Barnaby and Grip — Tailpiece for Chap. XII, tenth regular plate by Hablot Knight Browne (Phiz), thirteenth regular plate in the series. 27 March 1841 (instalment 7). Wood engraving, 3 ¾ x 4 ½ inches (5.7 cm high by x 11.7 cm wide), vignetted. This thirteenth illustration also marks the conclusion of Volume Two of Master Humphrey's Clock (originally Part 50), in which Dickens's Barnaby Rudge originally appeared. The 1849 Bradbury and Evans two-volume edition: foot of 306. Running Head: "Master Humphrey's Clock" (306). [Click on the images to enlarge them.]

Passage Illustrated

"Halloa!" cried a hoarse voice in his ear. "Halloa, halloa, halloa! Bow wow wow. What’s the matter here! Hal-loa!" The speaker — who made the locksmith start as if he had been some supernatural agent—was a large raven, who had perched upon the top of the easy-chair, unseen by him and Edward, and listened with a polite attention and a most extraordinary appearance of comprehending every word, to all they had said up to this point; turning his head from one to the other, as if his office were to judge between them, and it were of the very last importance that he should not lose a word." [Chapter the Sixth, 270]

Barnaby and Grip: A Reflective Tailpiece

Felix Octavius Carr Darley's study of Barnaby and Grip from Scenes and Characters from Dickens (1888).

On second thoughts, the bird appeared disposed to come of himself. After a  short survey of the ground, and a few sidelong looks at the ceiling and at everybody present in turn, he fluttered to the floor, and went to Barnaby — not in a hop, or walk, or run, but in a pace like that of a very particular gentleman with exceedingly tight boots on, trying to walk fast over loose pebbles. Then, stepping into his extended hand, and condescending to be held out at arm’s length, he gave vent to a succession of sounds, not unlike the drawing of some eight or ten dozen of long corks, and again asserted his brimstone birth and parentage with great distinctness. [Chapter the Sixth, 271]

Harry Furniss's study of the famous couple in the frontispiece to the Charles Dickens Library Edition, Barnaby and Grip the Raven (1910).

The scene of Barnaby playing with Grip is charming, and has given the illustrator the opportunity to show his virtuosity in depicting animals. Since the youth and the bird have a close but playful relationship, the tailpiece for Chapter 12 might allude to any number of scenes in the novel, but Phiz may well have intended it to realise the abovepassage, which underscores the mystery surrounding the old ruffian's assaulting Edward Chester: "What were his motives, and who is he? Why is Mary Rudge so fearful of him, but protecting him,going so far as to prevent Gabriel Varden from apprehending him when he came to the door?" Readers ponder all of these questions, suspecting that the Barnaby Rudge of Solomon Daisy's tale at the Maypole was not the victim but the murderer all those years before, and that Barnaby Rudge, Senior, is the old ruffian at the inn who later assaulted Edward Chester, and that he was the mysterious figure knocking at Mary Rudge's door. If Phiz and Dickens had intended the illustration to compel the thoughtful reader to reflect on the meaning of the earlier scene, in fact, the precise moment illustrated would appear to be the one cited above, in Chapter the Sixth, even though the illustration appears thirty-six pages later.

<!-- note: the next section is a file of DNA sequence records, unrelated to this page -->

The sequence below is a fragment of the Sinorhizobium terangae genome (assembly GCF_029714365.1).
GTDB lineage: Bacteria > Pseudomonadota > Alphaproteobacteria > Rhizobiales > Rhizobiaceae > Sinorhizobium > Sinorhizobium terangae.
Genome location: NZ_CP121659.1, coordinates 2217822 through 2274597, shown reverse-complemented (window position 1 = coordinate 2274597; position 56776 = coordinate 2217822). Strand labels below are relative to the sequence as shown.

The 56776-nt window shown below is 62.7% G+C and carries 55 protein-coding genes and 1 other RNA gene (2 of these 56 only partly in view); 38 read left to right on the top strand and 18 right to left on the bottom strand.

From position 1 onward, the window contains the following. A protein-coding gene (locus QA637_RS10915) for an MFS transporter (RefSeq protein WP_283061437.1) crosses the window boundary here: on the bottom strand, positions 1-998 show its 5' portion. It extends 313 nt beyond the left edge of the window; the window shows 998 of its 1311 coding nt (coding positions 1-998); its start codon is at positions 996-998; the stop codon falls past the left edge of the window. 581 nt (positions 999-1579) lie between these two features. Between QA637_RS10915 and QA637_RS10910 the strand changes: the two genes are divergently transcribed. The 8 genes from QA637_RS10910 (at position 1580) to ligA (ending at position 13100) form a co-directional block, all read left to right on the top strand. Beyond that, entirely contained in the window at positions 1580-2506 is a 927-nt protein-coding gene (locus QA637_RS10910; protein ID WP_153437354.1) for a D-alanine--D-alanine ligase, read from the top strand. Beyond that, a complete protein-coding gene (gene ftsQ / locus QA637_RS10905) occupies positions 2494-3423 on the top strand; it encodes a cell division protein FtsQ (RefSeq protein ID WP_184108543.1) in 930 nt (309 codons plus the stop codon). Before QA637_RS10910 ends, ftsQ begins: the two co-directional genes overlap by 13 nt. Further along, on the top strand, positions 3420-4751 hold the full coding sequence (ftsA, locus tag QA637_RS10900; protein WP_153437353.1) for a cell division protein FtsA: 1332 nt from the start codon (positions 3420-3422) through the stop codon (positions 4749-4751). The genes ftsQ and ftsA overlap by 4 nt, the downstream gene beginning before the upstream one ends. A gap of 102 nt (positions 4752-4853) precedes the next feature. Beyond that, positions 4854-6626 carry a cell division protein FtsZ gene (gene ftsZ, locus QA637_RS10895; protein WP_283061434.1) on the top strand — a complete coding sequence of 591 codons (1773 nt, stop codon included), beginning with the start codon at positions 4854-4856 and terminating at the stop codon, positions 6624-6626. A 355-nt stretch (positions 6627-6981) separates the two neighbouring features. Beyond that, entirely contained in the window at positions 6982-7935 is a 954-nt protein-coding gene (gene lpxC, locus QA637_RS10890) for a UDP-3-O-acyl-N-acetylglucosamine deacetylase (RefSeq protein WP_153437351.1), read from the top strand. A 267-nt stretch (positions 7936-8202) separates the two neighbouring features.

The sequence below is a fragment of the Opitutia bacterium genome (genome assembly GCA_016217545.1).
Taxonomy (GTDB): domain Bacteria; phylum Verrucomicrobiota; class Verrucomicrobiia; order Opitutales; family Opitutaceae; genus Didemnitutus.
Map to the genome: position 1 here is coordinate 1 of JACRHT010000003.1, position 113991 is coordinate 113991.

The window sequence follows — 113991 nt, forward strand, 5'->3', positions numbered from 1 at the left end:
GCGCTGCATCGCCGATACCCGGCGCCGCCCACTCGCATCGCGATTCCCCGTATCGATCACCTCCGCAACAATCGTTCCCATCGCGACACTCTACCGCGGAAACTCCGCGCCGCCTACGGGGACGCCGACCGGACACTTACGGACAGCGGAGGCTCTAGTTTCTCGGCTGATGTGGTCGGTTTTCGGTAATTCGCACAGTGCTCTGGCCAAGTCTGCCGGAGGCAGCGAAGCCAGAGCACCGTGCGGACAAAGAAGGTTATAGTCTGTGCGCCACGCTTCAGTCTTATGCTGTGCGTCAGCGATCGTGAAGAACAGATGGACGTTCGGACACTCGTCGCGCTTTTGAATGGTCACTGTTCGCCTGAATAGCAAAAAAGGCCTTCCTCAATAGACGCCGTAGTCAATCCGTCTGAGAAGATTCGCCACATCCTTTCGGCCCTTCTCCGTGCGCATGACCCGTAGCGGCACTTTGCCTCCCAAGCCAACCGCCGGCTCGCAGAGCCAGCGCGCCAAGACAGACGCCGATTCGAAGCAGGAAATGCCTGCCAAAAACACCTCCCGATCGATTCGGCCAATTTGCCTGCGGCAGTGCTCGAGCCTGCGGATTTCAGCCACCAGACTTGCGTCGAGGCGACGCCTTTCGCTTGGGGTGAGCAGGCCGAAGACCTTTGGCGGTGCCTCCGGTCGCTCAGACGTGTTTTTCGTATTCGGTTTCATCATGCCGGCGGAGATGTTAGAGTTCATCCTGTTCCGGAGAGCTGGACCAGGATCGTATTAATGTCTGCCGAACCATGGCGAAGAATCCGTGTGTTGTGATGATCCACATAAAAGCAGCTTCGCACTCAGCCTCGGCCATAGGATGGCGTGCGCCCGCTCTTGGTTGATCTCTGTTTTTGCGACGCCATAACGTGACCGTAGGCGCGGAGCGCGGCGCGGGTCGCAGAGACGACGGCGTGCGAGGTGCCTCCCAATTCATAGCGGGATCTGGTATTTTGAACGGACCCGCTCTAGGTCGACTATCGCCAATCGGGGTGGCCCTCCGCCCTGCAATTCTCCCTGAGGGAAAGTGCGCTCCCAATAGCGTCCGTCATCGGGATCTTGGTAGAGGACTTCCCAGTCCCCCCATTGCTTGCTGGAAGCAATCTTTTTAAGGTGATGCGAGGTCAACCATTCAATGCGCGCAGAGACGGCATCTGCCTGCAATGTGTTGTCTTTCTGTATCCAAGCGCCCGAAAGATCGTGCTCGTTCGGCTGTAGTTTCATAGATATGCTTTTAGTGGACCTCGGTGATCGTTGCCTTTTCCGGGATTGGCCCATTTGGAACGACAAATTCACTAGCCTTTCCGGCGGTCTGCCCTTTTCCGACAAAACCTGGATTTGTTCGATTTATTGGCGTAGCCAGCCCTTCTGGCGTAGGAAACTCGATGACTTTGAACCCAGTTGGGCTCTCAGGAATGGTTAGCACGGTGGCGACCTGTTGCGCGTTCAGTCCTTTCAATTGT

Related Material including Other Illustrated Editions of Barnaby Rudge

Scanned image and text by Philip V. Allingham. [You may use this image without prior permission for any scholarly or educational purpose as long as you (1) credit the person who scanned the image and (2) link your document to this URL in a web document or cite the Victorian Web in a print one.]


Dickens, Charles. Barnaby Rudge. Illustrated by Hablot K. Browne ('Phiz') and George Cattermole. London: Chapman and Hall, 1841; rpt., Bradbury & Evans, 1849.

_______. Barnaby Rudge: A Tale of the Riots of 'Eighty. Frontispieces by F. O. C. Darley. Household Edition. 55 vols. New York: Sheldon and Co., 1865. 3 vols.

________. Barnaby Rudge and Hard Times. Illustrated by Sol Eytinge, Jr. The Diamond Edition. 16 vols. Boston: Ticknor & Fields, 1867. IX.

________. Barnaby Rudge. Illustrated by Harry Furniss. The Charles Dickens Library Edition. London: Educational Book Company, 1910. VI.

Hammerton, J. A. "Ch. XIV. Barnaby Rudge." The Dickens Picture-Book. The Charles Dickens Library Edition, illustrated by Harry Furniss. London: Educational Book Co., 1910. 213-55.

Vann, J. Don. "Charles Dickens. Barnaby Rudge in Master Humphrey's Clock, 13 February-27 November 1841." New York: MLA, 1985. 65-66.

Created 5 July 2002

Last modified 2 December 2020